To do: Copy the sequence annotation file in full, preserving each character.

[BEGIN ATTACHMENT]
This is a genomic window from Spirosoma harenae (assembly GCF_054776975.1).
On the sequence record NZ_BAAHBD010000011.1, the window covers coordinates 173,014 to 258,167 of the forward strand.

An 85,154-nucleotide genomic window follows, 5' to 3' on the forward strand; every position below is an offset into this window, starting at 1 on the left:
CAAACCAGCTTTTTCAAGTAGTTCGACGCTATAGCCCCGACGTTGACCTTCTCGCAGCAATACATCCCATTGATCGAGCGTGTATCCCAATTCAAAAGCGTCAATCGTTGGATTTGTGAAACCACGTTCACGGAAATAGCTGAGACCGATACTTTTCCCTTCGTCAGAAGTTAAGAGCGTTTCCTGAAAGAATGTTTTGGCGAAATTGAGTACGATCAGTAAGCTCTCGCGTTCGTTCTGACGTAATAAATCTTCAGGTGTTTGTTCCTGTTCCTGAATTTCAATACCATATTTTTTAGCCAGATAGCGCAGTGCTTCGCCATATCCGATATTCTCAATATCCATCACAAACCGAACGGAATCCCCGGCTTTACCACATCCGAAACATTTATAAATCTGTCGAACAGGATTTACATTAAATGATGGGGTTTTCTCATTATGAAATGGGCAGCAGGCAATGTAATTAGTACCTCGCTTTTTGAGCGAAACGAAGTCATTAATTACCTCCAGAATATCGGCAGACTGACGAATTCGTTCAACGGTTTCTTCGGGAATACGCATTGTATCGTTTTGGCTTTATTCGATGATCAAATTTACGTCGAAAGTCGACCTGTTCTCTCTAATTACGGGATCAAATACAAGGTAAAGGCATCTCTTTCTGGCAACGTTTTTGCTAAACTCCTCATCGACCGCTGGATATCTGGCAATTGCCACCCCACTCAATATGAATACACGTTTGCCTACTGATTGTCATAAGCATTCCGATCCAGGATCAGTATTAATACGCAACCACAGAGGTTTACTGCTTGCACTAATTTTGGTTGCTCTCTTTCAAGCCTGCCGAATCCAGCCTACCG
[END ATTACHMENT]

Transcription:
This is a genomic window from Spirosoma harenae (assembly GCF_054776975.1).
On the sequence record NZ_BAAHBD010000011.1, the window covers coordinates 173,014 to 258,167 of the forward strand.

An 85,154-nucleotide genomic window follows, 5' to 3' on the forward strand; every position below is an offset into this window, starting at 1 on the left:
CAAACCAGCTTTTTCAAGTAGTTCGACGCTATAGCCCCGACGTTGACCTTCTCGCAGCAATACATCCCATTGATCGAGCGTGTATCCCAATTCAAAAGCGTCAATCGTTGGATTTGTGAAACCACGTTCACGGAAATAGCTGAGACCGATACTTTTCCCTTCGTCAGAAGTTAAGAGCGTTTCCTGAAAGAATGTTTTGGCGAAATTGAGTACGATCAGTAAGCTCTCGCGTTCGTTCTGACGTAATAAATCTTCAGGTGTTTGTTCCTGTTCCTGAATTTCAATACCATATTTTTTAGCCAGATAGCGCAGTGCTTCGCCATATCCGATATTCTCAATATCCATCACAAACCGAACGGAATCCCCGGCTTTACCACATCCGAAACATTTATAAATCTGTCGAACAGGATTTACATTAAATGATGGGGTTTTCTCATTATGAAATGGGCAGCAGGCAATGTAATTAGTACCTCGCTTTTTGAGCGAAACGAAGTCATTAATTACCTCCAGAATATCGGCAGACTGACGAATTCGTTCAACGGTTTCTTCGGGAATACGCATTGTATCGTTTTGGCTTTATTCGATGATCAAATTTACGTCGAAAGTCGACCTGTTCTCTCTAATTACGGGATCAAATACAAGGTAAAGGCATCTCTTTCTGGCAACGTTTTTGCTAAACTCCTCATCGACCGCTGGATATCTGGCAATTGCCACCCCACTCAATATGAATACACGTTTGCCTACTGATTGTCATAAGCATTCCGATCCAGGATCAGTATTAATACGCAACCACAGAGGTTTACTGCTTGCACTAATTTTGGTTGCTCTCTTTCAAGCCTGCCGAATCCAGCCTACCG